I completely agree. Ubuntu is a great learning distro, it also has a live cd :D.

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FreeBSD

For beginners, PC-BSD is probably a better choice. As far as Linux goes, Unubtu.

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I with everyone else with Ubuntu. I tried fedora and had some issues. I did finally get it to run smoothly but it took a month of headaches. The few things I had problems with in Ubuntu was video card, I have a older card that just does not like Advanced desktop effects. I also had problems with sharing a drive but found out that I had never actually formated the drive. I use ubuntu as my main system and a home server. And I am building a new mythbuntu box, this has gone on for a few months, I just keep putting it off.

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Add another vote for Ubuntu, here. Its by far one of the most user-friendly distros out there, and has a huge user/fanbase. The support forums move really fast though, so the "search" tool is your friend for any problem. I think every problem you'll face as a new linux user has been covered at least 20 times before there.

And just in case you're still sitting on the fence:

"The definitive dual-booting guide: Linux, Vista, and XP"

http://apcmag.com/the_definitive_dualbooti..._stepbystep.htm

IMO, that is one of the best tutorials you will ever find.

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So i think is clear then, ubuntu it is :P, thanks for your recommodation everyone

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So i think is clear then, ubuntu it is :P, thanks for your recommodation everyone

Remember that it is just a recommendation. Though I suggest sticking with your first choice for quite some time, even if you have problems. The "switching distros will fix all my problems" mindset won't get you anywhere. However, once you get your bearings in the Linux world, you may feel the need to start trying other distros. I'd put this off for some time though as without some experience, it's difficult to appreciate the differences in the distros beyond the user interface.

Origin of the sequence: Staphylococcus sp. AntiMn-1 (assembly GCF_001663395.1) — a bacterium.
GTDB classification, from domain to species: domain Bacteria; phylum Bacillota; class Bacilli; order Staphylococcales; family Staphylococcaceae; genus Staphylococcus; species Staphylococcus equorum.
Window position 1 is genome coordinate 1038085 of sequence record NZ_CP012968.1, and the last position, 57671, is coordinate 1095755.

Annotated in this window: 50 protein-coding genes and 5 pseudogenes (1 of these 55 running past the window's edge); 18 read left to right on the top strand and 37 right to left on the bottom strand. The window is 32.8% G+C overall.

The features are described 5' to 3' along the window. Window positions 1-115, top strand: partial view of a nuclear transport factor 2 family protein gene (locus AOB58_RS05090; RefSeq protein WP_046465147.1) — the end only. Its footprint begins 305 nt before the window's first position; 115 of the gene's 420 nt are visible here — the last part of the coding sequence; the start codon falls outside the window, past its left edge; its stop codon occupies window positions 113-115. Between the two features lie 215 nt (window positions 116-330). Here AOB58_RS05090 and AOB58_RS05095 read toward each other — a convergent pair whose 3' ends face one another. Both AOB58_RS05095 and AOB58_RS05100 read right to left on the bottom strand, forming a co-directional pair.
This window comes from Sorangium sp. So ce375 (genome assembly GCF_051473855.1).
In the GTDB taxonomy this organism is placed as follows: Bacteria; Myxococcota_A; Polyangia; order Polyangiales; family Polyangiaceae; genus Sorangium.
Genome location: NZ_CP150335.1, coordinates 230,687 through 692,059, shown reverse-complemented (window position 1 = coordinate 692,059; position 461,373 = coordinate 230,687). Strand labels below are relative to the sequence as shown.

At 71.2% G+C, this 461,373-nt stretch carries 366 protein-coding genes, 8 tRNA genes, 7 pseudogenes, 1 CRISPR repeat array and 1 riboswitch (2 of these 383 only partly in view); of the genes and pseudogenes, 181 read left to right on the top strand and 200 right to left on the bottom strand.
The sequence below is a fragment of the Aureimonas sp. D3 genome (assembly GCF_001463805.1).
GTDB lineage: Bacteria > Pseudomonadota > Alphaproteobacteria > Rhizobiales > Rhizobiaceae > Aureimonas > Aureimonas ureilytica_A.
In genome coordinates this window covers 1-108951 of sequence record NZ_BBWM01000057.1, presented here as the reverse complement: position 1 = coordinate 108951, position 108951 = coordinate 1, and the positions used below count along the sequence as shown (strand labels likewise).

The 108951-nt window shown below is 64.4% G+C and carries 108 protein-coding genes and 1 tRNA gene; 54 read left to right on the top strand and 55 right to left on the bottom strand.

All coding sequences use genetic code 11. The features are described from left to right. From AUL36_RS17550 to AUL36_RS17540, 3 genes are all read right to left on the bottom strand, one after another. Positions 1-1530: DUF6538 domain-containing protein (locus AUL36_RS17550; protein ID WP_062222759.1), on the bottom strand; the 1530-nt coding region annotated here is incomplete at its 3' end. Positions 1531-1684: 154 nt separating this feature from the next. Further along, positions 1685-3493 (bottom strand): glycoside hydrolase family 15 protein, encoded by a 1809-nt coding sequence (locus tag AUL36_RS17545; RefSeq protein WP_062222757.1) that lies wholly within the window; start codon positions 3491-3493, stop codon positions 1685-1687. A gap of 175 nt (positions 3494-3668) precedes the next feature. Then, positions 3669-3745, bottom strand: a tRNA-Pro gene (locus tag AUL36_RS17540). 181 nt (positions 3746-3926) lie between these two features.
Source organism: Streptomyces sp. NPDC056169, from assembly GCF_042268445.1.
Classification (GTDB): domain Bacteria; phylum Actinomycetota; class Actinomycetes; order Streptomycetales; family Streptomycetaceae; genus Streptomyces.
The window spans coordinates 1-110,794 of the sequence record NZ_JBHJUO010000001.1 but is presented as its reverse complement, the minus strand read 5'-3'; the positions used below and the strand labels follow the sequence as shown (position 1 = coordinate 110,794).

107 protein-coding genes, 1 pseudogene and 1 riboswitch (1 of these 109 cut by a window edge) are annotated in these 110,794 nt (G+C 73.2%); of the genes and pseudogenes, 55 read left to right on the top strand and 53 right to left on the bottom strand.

Remember, have fun :)

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I agree, but i'm using windows now and i like it alot, but for experience and school, i also want to learn how to work with linux and try to get to the same level of experience as i have with windows.

and it is always fun to learn things :D

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I agree, but i'm using windows now and i like it alot, but for experience and school, i also want to learn how to work with linux and try to get to the same level of experience as i have with windows.

and it is always fun to learn things :D

I would recommend using Ubuntu on a system you will actually be using as you would your Windows PC. Also, pick either Slackware or Gentoo to run in a VM. for educational purposes. That way you will gain experience using Linux as a Desktop system while either Slackware or Gentoo will force you to learn Linux.

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I wanted to ask a question about nearly the same thing but didn't want to start a new thread. I have been using Ubuntu for a while and I think I am ready to change to a more difficult distro. I was thinking Gentoo. But Zeph told me it might be a bit too hard. He said I have to compile the whole thing from scratch. Is it true that this might be hard for me? I just want your opinions.

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I wanted to ask a question about nearly the same thing but didn't want to start a new thread. I have been using Ubuntu for a while and I think I am ready to change to a more difficult distro. I was thinking Gentoo. But Zeph told me it might be a bit too hard. He said I have to compile the whole thing from scratch. Is it true that this might be hard for me? I just want your opinions.